SRINAGAR: A 1994 batch IAS officer from Bihar posted in J&K for 26 years has become the first non-Kashmiri civil servant to get a domicile certificate under the new law that offers permanent residency in the
to any Indian or registered
refugee who meets the eligibility criteria.
Navin Kumar Choudhary, currently the principal secretary of agriculture, has spent the past two-and-a-half decades living in government-provided accommodation but is now eligible to buy property anywhere in the Valley and enjoy all other rights that used to be reserved for indigenous Kashmiris. While applying for a domicile certificate, he had mentioned a government quarter at Gandhi Nagar in Jammu as his present address.
The domicile certificate issued by Rohit Sharma, tehsildar of Jammu’s Bahu area, states: "This is to certify that Shri Navin K. Choudhary, son of Shri Deokant Choudhary, resident of at present Gandhi Nagar, Jammu, is a domicile of UT of J&K. The applicant is eligible in terms of rule 5 of the
Jammu and Kashmir
Grant Domicile Certificate (Production) Rules 2020."
Choudhary's previous assignments in J&K include heading the finance and tourism departments and serving as principal secretary to former CM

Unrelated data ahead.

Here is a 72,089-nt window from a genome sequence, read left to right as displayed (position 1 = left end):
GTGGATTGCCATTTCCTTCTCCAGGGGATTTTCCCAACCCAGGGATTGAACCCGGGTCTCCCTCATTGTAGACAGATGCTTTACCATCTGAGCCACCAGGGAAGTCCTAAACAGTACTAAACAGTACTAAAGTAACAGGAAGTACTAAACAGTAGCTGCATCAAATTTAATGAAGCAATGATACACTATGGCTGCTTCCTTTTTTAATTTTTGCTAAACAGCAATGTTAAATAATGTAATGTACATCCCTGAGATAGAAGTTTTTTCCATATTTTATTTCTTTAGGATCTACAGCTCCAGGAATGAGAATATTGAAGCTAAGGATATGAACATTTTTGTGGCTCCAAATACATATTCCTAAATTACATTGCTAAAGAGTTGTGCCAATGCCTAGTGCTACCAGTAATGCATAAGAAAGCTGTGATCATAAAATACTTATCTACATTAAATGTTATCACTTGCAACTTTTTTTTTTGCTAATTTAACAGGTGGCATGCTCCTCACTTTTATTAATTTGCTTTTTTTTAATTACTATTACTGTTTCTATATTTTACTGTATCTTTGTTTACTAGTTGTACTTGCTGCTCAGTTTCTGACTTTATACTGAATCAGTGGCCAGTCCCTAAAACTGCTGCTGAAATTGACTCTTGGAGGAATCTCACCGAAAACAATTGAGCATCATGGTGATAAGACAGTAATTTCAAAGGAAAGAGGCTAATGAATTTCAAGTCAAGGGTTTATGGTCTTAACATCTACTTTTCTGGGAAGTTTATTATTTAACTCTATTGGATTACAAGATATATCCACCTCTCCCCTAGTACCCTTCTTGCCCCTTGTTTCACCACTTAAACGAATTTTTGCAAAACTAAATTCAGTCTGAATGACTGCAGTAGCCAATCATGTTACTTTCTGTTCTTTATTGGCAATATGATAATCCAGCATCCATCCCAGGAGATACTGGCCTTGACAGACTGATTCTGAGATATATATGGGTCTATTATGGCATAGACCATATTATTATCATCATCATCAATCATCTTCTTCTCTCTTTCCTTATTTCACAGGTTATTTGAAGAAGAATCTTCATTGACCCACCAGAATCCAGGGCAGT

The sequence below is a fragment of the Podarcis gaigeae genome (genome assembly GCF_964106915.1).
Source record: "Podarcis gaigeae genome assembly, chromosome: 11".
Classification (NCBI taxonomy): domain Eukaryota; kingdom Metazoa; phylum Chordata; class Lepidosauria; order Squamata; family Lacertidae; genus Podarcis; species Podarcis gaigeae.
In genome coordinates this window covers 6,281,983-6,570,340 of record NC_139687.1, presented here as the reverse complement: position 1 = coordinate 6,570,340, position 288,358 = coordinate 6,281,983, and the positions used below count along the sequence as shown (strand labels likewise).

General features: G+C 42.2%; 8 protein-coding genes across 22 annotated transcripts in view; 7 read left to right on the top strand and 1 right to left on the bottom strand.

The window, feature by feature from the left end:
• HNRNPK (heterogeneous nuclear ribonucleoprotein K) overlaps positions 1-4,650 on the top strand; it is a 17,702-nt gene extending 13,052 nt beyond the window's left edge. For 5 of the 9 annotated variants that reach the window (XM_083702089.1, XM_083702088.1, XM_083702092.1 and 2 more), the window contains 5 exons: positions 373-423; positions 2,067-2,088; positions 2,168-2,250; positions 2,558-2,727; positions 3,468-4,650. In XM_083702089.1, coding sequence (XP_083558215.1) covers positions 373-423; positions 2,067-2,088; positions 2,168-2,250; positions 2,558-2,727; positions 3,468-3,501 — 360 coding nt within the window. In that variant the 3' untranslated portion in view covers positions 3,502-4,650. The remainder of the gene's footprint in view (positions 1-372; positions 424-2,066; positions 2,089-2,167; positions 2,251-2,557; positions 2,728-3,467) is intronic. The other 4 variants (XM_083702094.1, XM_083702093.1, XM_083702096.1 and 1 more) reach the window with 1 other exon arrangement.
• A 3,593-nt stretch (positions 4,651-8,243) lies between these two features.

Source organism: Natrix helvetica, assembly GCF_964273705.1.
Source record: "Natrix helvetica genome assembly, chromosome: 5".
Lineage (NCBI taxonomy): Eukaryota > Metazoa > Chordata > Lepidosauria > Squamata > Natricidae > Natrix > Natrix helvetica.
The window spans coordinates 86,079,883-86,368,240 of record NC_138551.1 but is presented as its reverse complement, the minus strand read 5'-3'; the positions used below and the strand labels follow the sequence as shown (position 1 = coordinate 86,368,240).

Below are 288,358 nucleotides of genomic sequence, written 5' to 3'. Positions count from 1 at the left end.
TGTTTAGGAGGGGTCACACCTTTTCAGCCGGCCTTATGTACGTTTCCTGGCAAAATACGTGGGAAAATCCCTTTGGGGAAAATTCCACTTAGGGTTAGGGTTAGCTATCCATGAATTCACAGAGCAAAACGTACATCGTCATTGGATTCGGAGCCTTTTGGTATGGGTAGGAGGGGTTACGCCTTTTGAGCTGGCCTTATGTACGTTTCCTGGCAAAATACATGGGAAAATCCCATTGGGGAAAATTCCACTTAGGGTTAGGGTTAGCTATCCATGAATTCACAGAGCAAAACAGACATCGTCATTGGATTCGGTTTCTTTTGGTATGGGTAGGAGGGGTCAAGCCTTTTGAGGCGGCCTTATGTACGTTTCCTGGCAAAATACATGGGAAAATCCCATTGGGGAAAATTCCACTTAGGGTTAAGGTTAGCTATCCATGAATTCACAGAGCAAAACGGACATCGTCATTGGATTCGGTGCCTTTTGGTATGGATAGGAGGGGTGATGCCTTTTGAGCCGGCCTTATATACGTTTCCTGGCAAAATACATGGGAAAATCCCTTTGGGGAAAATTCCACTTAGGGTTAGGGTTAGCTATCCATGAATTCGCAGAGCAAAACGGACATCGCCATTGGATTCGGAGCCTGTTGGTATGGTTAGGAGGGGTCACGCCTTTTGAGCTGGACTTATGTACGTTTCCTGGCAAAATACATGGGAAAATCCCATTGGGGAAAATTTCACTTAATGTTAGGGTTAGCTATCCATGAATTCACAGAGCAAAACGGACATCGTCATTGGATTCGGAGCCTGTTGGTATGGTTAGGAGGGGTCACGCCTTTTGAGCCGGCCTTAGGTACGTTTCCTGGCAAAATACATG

The new domicile law grants settlement rights to anyone who has resided in J&K for a minimum of 15 years or has studied in an institution in the Valley for at least seven years and appeared for the Class 10 or plus-two board examinations.
The UT administration has so far received 33,157 applications for domicile ceriticates, of which around 25,000 have been approved. The 10 districts of Jammu division account for around 32,000 of these applications. The applicants include hundreds of registered West Pakistan refugees and Valmiki Samaj members, besides descendants of Gurkhas brought to J&K by Hari Singh, the last king of the erstwhile princely state.
In the Kashmir division, only 720 applications had been filed as on Friday. Nobody in Srinagar district, which has 65 applicants, has yet received a domicile certificate.
The new rules state that a tehsildar who fails to issue a domicile certificate to any bona fide applicant within the stipulated period will be liable for punishment, including forfeiting salary up to Rs 50,000.
Farooq Abdullah's National Conference on Friday iterated its opposition to the domicile rules notified on May 18. NC spokesperson Aga Syed Ruhulla Mehdi said his party unequivocally rejects the "unconstitutional and anti-people process" of granting domicile certificates to "outsiders".
"All the misgivings raised after the domicile laws were changed in J&K are coming to the fore with the J&K government’s issuance of domicile certificates to non residents of J&K. The first and foremost casualty of this process will be our jobs, and the land holdings which were earlier reserved for the permanent residents of J&K, irrespective of their religion or region," Ruhullah said.
The new rule only reserves non-gazetted Class IV jobs for natives of J&K.
Terrorist outfits like the Lashkar-e-Taiba-backed TRF have warned "Indians" of reprisal if they try to settle in J&K.